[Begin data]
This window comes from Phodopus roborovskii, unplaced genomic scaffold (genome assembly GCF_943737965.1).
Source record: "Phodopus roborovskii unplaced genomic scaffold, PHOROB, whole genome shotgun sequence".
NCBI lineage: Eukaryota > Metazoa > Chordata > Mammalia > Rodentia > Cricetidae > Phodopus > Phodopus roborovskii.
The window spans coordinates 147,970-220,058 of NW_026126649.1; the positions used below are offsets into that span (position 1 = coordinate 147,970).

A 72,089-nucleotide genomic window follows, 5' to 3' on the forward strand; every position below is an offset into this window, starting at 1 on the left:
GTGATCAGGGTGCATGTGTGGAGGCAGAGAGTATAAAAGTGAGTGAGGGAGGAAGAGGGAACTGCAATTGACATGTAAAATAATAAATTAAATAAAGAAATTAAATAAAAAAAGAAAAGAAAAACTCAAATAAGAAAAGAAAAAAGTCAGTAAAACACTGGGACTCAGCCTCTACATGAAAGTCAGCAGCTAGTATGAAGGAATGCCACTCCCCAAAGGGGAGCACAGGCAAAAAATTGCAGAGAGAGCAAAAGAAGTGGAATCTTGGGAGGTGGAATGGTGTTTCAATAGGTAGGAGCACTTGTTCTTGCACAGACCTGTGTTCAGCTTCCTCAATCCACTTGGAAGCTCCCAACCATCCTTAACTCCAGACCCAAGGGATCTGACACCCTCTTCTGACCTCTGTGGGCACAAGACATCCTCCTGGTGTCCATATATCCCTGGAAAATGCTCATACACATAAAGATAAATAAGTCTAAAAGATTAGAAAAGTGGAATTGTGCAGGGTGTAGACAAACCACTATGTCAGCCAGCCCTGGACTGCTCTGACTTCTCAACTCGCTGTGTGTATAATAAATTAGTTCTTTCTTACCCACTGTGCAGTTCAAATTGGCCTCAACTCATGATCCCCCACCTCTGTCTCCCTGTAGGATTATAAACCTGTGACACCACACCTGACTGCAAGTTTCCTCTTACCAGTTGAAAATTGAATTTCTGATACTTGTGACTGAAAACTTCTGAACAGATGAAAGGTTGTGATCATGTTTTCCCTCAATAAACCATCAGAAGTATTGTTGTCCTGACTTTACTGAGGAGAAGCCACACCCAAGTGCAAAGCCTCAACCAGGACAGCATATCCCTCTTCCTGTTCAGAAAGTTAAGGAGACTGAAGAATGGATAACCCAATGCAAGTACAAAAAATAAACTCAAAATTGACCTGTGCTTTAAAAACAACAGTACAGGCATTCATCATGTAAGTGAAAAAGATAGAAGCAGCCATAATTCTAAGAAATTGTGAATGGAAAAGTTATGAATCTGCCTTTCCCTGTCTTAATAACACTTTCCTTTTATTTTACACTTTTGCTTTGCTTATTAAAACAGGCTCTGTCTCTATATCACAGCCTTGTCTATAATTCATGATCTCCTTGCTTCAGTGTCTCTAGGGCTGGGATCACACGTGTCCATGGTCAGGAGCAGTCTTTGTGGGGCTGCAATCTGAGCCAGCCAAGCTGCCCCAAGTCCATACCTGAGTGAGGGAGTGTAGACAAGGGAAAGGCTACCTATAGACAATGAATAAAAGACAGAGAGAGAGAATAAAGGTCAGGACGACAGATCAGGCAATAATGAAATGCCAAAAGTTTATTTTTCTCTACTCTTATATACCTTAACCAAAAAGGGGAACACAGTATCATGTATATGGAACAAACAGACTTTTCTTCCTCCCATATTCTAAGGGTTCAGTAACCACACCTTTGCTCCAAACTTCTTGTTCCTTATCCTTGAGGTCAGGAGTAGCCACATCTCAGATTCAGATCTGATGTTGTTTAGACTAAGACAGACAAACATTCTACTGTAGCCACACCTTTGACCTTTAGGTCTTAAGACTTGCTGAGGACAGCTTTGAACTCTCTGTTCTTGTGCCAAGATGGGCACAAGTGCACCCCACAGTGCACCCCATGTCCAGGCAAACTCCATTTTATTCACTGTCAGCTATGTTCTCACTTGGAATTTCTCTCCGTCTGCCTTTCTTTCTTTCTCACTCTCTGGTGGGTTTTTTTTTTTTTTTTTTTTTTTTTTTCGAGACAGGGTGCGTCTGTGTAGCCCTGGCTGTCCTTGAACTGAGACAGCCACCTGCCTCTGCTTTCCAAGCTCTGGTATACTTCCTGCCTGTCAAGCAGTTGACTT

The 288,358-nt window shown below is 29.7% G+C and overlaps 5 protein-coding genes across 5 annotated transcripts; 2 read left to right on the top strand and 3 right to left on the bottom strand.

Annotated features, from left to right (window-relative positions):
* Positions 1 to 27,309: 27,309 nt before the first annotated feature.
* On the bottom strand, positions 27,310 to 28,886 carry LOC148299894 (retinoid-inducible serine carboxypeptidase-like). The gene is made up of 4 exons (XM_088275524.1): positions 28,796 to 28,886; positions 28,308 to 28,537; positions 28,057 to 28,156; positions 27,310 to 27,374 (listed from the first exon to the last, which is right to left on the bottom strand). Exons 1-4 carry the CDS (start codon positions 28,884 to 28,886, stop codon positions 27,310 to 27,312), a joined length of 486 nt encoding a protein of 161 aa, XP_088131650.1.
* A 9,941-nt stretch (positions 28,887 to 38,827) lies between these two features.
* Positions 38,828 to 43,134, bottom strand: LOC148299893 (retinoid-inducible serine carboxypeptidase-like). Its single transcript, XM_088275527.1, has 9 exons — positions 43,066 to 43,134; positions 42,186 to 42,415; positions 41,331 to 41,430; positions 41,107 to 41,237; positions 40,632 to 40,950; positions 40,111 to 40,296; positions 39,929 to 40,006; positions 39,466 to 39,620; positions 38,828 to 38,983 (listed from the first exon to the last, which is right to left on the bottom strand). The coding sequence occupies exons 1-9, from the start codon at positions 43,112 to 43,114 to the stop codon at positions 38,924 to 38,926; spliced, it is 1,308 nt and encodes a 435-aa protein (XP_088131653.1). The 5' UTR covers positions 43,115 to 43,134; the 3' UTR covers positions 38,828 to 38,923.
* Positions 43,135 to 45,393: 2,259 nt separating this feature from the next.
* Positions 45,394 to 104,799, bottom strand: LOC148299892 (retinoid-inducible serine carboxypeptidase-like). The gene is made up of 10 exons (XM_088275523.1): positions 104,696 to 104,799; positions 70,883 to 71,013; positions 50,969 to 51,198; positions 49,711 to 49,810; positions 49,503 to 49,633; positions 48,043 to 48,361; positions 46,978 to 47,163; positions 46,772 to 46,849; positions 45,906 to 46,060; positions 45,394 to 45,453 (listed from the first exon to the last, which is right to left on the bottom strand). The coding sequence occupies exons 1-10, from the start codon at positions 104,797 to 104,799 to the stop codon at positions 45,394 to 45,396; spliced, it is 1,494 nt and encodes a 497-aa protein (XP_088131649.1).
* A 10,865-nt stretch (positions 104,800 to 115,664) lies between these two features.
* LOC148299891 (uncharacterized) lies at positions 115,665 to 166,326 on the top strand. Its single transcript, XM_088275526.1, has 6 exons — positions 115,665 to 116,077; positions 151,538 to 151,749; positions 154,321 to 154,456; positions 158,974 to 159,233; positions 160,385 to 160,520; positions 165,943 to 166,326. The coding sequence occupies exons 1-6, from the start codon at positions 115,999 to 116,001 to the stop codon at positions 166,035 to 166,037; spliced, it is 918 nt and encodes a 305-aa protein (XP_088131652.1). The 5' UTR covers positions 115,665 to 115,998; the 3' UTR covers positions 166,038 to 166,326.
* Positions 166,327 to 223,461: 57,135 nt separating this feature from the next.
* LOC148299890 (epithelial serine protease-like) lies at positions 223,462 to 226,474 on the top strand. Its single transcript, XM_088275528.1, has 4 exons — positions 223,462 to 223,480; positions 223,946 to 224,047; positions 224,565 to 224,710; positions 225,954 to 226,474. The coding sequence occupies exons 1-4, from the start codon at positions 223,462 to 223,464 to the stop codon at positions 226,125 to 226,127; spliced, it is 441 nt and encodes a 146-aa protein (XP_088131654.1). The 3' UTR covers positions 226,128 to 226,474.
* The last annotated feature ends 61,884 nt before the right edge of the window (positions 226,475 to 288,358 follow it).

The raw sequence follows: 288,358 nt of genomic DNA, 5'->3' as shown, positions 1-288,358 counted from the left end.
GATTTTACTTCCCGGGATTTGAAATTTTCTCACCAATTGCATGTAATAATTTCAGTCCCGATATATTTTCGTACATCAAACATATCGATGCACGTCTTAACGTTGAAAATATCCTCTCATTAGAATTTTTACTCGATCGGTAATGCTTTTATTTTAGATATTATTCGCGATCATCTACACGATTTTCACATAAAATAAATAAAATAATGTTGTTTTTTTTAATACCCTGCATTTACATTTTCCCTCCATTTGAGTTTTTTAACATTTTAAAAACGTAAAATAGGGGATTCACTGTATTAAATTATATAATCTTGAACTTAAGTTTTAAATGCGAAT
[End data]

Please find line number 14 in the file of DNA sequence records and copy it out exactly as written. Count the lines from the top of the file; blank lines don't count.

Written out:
* Positions 45,394 to 104,799, bottom strand: LOC148299892 (retinoid-inducible serine carboxypeptidase-like). The gene is made up of 10 exons (XM_088275523.1): positions 104,696 to 104,799; positions 70,883 to 71,013; positions 50,969 to 51,198; positions 49,711 to 49,810; positions 49,503 to 49,633; positions 48,043 to 48,361; positions 46,978 to 47,163; positions 46,772 to 46,849; positions 45,906 to 46,060; positions 45,394 to 45,453 (listed from the first exon to the last, which is right to left on the bottom strand). The coding sequence occupies exons 1-10, from the start codon at positions 104,797 to 104,799 to the stop codon at positions 45,394 to 45,396; spliced, it is 1,494 nt and encodes a 497-aa protein (XP_088131649.1).